Jim: I think it’s a good thing for LinkedIn. I mean, you could read it as a bad thing, because now what’s going to happen is there’s not going to be a lot of status updates in LinkedIn.
Jim: But at the end of the day, LinkedIn has got to clean house. They’ve got to find a way to get people in and use the service and update it there, because they’re losing. They’re losing Facebook. They’re losing Google Plus…
Jim: …and they’re losing the Twitter. I don’t know about you, but I don’t actively log into LinkedIn and update my status. I don’t find it useful.
Jim: What I find useful in LinkedIn is if I haven’t had a job in over ten years. I work for myself, but if I was looking for a job I would find it useful to go in and post status updates.
Jim: It’s great for leads and stuff, but as a conversational tool for me to post updates, I don’t see it. Do you?
Eric: Yeah, I agree. I don’t know that I’ve… Actually now that I think about it, I don’t know that I’ve ever had a meaningful social interaction on LinkedIn. It’s been more, “Hey, let’s connect. Let’s keep in touch. Trolling, I might troll your profile, Jim, if there’s someone I’m looking to connect with.
If you know them, I might ask you for an intro. But there’s not a lot of day-to-day engagement and conversations that are happening there, at least for me.
Jim: Well, I have it in groups.
Jim: I have several groups that I’ve started. One group’s got 3,000 people in it. I go in there and I post updates in there. But in terms of comparing it to me saying, “Hey, check out this link,” just in general, it’s not Twitter.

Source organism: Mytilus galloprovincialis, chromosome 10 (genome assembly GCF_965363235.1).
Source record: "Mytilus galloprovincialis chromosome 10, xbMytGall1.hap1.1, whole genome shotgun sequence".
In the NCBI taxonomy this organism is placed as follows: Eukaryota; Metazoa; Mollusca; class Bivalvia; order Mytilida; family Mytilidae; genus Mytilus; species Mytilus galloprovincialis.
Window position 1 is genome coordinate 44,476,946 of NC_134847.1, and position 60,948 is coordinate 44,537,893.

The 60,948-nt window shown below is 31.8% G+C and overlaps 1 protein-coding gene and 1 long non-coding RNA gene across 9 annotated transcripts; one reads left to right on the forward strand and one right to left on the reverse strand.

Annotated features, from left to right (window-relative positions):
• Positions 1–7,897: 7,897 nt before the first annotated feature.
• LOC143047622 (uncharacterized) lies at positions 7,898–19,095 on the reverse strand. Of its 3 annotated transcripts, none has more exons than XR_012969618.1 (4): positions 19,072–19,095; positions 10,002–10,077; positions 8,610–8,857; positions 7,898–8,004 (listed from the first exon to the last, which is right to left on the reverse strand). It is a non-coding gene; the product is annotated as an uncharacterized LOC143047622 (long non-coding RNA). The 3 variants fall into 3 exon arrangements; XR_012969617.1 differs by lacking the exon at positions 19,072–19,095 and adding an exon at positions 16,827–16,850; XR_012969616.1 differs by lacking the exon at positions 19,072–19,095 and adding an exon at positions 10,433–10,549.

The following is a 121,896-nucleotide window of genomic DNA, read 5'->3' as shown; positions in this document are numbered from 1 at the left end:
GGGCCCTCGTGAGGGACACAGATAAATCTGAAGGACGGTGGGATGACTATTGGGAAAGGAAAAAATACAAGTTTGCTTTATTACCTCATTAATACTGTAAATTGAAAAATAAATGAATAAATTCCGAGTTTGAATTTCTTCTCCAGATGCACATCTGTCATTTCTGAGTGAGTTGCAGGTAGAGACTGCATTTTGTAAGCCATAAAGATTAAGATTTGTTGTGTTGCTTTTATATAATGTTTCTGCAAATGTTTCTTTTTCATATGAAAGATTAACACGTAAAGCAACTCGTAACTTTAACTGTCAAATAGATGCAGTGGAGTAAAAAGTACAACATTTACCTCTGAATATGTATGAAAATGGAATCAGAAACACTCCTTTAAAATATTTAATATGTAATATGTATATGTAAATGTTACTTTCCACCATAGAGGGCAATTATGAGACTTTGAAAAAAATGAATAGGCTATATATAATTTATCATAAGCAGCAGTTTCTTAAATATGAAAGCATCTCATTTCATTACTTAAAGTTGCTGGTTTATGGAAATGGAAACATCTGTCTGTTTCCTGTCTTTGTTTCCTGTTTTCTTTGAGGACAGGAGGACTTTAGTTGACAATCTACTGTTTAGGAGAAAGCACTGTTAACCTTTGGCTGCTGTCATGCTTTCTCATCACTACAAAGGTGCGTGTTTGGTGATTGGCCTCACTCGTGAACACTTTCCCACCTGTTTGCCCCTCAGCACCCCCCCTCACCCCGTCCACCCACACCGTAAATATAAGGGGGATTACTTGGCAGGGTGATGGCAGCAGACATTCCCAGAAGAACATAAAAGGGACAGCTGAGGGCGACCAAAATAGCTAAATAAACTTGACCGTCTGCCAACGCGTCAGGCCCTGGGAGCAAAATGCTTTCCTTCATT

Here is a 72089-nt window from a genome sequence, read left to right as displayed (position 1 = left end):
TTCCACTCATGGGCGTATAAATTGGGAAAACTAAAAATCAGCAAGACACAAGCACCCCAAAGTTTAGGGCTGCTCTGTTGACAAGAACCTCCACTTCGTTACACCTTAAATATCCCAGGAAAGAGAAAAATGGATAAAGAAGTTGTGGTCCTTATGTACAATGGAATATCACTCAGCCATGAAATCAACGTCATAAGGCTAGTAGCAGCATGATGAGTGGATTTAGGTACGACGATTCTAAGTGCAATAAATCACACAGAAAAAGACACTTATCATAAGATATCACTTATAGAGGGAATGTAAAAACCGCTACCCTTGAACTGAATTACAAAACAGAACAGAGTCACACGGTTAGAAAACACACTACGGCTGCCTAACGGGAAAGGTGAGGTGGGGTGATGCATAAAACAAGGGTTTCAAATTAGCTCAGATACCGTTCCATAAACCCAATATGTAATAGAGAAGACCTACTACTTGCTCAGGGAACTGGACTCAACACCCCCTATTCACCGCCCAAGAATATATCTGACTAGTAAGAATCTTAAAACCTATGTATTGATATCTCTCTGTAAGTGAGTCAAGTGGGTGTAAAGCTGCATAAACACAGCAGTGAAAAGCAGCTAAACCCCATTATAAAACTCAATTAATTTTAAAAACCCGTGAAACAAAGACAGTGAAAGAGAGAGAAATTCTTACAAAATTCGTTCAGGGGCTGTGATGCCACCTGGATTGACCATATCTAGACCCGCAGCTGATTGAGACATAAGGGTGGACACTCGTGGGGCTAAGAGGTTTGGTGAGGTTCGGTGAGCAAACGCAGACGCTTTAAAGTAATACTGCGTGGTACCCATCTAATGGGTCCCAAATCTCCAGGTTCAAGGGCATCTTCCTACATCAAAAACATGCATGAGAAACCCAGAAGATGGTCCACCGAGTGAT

Jim: I post more personal things on Facebook. I post more information, distribution of links on Twitter. Same thing on Google Plus, and I don’t need another place to do that.
Jim: So, I do it inside the groups, but not as a general status update. I don’t know why they’re trying to even force-feed that whole status update down people’s throats. I don’t think people want it.
Eric: Yeah. That’s actually a pretty good point. LinkedIn is really strong around groups and sort of focused subject matter areas. Yeah, maybe the status update just doesn’t work there. Either way, I think that you hit the nail on the head that this is really good for LinkedIn, that it needs to stand alone as a social platform.
With some of the stuff we talked about last week, with demographically targeted company status updates on LinkedIn, you can see that they’re trying to make this happen as a real-time business-focused conversation platform. It just remains to be seen whether or not the separation between LinkedIn and Twitter is going – how it’s going to change that.
Jim: The problem with LinkedIn is that they’re turning into the Alexa ranking of web traffic. It’s like even non-techie people are starting to make jokes about it. You hear people like, “Oh, the last time you updated your LinkedIn status, never…” People are making jokes about it, who aren’t even in the tech business.